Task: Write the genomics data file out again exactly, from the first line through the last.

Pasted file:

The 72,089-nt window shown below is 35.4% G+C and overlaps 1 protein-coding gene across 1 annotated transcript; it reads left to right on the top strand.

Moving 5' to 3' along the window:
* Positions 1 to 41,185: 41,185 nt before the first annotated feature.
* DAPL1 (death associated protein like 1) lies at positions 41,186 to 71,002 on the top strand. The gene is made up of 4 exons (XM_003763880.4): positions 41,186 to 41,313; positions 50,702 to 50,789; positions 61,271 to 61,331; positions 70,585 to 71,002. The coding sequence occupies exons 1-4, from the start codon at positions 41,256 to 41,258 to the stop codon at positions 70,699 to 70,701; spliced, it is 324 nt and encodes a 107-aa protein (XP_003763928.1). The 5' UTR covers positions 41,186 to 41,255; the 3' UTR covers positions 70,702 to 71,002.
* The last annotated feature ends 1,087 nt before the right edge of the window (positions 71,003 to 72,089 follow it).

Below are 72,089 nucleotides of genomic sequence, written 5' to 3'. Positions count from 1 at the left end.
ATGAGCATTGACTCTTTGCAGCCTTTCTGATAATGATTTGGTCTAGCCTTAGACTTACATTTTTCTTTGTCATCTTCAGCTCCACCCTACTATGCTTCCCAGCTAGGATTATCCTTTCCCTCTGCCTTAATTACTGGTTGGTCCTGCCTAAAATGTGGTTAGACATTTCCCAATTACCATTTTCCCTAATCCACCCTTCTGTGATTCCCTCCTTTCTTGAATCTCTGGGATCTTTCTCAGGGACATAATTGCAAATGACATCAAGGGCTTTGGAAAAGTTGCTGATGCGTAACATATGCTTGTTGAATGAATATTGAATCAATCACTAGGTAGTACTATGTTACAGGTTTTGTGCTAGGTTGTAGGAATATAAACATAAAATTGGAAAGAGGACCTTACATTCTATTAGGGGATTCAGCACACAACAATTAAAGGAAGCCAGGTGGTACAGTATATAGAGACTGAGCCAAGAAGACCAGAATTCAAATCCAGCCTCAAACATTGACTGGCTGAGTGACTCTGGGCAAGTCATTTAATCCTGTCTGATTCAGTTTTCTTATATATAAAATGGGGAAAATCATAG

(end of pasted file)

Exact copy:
The 72,089-nt window shown below is 35.4% G+C and overlaps 1 protein-coding gene across 1 annotated transcript; it reads left to right on the top strand.

Moving 5' to 3' along the window:
* Positions 1 to 41,185: 41,185 nt before the first annotated feature.
* DAPL1 (death associated protein like 1) lies at positions 41,186 to 71,002 on the top strand. The gene is made up of 4 exons (XM_003763880.4): positions 41,186 to 41,313; positions 50,702 to 50,789; positions 61,271 to 61,331; positions 70,585 to 71,002. The coding sequence occupies exons 1-4, from the start codon at positions 41,256 to 41,258 to the stop codon at positions 70,699 to 70,701; spliced, it is 324 nt and encodes a 107-aa protein (XP_003763928.1). The 5' UTR covers positions 41,186 to 41,255; the 3' UTR covers positions 70,702 to 71,002.
* The last annotated feature ends 1,087 nt before the right edge of the window (positions 71,003 to 72,089 follow it).

Below are 72,089 nucleotides of genomic sequence, written 5' to 3'. Positions count from 1 at the left end.
ATGAGCATTGACTCTTTGCAGCCTTTCTGATAATGATTTGGTCTAGCCTTAGACTTACATTTTTCTTTGTCATCTTCAGCTCCACCCTACTATGCTTCCCAGCTAGGATTATCCTTTCCCTCTGCCTTAATTACTGGTTGGTCCTGCCTAAAATGTGGTTAGACATTTCCCAATTACCATTTTCCCTAATCCACCCTTCTGTGATTCCCTCCTTTCTTGAATCTCTGGGATCTTTCTCAGGGACATAATTGCAAATGACATCAAGGGCTTTGGAAAAGTTGCTGATGCGTAACATATGCTTGTTGAATGAATATTGAATCAATCACTAGGTAGTACTATGTTACAGGTTTTGTGCTAGGTTGTAGGAATATAAACATAAAATTGGAAAGAGGACCTTACATTCTATTAGGGGATTCAGCACACAACAATTAAAGGAAGCCAGGTGGTACAGTATATAGAGACTGAGCCAAGAAGACCAGAATTCAAATCCAGCCTCAAACATTGACTGGCTGAGTGACTCTGGGCAAGTCATTTAATCCTGTCTGATTCAGTTTTCTTATATATAAAATGGGGAAAATCATAG